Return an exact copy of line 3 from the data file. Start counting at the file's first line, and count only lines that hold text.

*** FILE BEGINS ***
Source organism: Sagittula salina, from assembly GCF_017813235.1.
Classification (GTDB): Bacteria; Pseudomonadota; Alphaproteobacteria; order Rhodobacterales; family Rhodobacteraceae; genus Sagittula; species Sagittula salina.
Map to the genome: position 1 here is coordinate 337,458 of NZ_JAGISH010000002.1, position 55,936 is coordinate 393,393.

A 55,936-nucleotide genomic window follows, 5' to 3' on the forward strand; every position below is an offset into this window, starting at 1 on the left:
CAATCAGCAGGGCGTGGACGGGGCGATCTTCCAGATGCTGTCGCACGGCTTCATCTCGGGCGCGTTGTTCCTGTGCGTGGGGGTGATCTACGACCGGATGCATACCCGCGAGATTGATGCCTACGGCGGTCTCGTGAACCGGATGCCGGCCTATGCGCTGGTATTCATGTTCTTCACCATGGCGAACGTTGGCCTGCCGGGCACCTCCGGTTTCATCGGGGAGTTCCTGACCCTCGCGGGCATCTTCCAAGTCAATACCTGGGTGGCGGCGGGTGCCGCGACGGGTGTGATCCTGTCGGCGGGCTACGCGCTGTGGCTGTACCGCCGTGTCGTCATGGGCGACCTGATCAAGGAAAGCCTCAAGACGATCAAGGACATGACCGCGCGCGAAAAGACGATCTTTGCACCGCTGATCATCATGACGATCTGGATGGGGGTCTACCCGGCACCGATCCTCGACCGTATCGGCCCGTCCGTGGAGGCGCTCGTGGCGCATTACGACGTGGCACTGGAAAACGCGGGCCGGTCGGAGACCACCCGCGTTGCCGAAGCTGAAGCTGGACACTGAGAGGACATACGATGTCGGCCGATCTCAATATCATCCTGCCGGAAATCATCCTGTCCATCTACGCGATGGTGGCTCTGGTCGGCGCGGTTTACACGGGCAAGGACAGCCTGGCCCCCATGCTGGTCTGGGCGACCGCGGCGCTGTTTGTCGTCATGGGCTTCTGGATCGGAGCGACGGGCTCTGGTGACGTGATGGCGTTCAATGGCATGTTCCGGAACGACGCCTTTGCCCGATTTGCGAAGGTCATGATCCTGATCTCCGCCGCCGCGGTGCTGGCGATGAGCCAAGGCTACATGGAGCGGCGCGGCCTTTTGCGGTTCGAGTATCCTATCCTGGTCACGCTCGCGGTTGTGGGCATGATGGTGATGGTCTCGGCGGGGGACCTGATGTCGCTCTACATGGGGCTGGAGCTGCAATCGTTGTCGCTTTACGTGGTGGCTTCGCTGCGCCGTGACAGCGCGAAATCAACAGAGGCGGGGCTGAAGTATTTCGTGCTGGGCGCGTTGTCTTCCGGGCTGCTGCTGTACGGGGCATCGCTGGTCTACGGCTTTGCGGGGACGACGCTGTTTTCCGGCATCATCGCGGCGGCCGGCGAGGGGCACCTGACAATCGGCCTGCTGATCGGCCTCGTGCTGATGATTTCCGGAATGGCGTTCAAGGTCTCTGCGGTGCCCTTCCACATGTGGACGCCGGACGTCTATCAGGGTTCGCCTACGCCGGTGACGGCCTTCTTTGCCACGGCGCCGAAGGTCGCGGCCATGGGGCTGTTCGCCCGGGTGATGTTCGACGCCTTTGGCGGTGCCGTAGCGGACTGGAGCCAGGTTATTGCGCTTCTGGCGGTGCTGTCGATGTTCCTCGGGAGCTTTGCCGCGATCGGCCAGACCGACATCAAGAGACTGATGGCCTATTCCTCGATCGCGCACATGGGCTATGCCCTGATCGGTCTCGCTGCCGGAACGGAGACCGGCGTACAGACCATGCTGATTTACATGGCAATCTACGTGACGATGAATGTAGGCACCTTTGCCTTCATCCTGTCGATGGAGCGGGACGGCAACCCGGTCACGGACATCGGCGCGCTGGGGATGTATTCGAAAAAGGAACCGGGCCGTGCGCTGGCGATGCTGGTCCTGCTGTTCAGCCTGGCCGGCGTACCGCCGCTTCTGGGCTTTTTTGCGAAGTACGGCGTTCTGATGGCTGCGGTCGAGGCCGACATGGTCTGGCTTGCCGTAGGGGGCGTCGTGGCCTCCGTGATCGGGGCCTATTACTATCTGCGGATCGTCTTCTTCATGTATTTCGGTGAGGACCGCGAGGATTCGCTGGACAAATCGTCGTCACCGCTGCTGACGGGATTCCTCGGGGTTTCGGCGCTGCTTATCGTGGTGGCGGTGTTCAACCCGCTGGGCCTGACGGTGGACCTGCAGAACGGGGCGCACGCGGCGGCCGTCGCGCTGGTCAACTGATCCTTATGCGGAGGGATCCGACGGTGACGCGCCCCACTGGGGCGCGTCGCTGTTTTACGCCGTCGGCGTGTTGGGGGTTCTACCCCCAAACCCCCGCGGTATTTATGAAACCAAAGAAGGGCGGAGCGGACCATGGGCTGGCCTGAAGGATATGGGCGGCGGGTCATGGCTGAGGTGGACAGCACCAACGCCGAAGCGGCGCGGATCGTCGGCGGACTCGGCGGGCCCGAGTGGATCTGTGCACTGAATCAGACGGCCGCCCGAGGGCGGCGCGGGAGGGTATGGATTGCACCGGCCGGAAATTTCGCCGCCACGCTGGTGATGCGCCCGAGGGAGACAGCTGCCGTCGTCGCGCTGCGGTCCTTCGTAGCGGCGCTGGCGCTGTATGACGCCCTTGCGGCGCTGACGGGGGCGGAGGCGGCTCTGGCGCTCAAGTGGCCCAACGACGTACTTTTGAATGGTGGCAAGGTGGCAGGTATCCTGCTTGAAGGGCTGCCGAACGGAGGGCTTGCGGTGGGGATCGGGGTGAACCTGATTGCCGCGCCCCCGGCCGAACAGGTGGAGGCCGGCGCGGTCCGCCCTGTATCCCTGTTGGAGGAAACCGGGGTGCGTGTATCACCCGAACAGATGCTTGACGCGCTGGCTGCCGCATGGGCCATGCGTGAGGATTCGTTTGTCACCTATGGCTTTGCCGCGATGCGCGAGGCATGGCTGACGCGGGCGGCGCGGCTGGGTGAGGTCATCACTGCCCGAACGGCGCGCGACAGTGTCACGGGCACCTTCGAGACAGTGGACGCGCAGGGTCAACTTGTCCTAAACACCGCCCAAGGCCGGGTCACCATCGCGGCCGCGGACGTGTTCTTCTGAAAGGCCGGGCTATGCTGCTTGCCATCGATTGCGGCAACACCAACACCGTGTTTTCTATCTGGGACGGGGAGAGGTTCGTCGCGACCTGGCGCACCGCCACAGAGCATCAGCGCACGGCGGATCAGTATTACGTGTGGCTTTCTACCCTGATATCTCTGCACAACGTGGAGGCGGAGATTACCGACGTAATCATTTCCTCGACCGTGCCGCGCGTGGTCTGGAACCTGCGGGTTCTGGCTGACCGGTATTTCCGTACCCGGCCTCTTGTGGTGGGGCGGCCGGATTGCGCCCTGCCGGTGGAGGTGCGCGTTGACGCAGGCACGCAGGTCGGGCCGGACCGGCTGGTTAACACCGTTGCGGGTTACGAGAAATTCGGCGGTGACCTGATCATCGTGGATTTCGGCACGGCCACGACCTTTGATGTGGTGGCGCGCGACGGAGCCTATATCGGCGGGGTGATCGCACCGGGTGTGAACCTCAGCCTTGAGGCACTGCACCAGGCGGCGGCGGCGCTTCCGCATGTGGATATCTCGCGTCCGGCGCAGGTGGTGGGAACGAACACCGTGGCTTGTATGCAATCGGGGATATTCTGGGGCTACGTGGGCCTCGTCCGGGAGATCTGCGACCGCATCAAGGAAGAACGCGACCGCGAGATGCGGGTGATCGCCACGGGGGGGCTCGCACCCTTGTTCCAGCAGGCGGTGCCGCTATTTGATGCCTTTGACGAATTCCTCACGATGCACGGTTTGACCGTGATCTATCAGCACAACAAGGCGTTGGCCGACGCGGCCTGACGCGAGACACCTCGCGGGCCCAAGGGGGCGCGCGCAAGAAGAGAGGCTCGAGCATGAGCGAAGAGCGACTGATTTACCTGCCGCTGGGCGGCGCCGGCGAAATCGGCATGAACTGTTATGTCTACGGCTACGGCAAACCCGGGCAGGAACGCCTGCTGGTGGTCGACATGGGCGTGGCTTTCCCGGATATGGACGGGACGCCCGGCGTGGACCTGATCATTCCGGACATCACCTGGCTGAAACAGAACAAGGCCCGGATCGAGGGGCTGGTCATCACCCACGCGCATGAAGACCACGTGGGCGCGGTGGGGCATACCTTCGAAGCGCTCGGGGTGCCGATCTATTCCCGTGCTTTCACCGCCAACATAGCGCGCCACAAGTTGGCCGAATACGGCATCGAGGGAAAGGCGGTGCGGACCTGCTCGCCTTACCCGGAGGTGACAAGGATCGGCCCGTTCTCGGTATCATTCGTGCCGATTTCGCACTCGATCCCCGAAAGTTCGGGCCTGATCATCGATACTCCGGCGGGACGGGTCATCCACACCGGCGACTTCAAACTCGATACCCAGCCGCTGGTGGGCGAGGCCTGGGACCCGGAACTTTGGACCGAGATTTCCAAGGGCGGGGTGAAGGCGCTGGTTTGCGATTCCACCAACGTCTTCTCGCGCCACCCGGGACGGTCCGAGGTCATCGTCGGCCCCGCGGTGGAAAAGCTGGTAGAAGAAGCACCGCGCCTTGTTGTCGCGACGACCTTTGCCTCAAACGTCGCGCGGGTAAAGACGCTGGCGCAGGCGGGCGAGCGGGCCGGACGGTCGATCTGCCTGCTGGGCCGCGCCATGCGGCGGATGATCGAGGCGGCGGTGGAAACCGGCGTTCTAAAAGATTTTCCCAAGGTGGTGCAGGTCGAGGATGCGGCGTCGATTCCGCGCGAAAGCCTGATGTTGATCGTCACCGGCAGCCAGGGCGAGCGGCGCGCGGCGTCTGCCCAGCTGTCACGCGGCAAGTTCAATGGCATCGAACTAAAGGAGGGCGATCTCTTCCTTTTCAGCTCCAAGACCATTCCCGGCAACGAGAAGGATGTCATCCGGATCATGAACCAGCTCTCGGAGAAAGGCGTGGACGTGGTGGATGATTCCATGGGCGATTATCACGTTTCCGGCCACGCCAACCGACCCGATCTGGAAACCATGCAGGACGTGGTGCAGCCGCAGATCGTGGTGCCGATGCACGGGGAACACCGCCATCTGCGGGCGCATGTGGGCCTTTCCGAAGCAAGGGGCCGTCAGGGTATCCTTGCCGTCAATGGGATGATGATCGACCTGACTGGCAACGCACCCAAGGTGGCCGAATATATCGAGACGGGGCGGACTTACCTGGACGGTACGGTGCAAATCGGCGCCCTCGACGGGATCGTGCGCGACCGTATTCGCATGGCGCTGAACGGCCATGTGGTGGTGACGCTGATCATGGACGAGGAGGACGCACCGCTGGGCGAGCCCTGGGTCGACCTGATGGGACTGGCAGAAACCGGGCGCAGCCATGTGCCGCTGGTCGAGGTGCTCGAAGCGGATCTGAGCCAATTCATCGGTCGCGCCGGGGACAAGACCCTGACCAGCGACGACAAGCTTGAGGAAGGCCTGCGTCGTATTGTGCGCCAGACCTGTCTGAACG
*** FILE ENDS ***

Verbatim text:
Map to the genome: position 1 here is coordinate 337,458 of NZ_JAGISH010000002.1, position 55,936 is coordinate 393,393.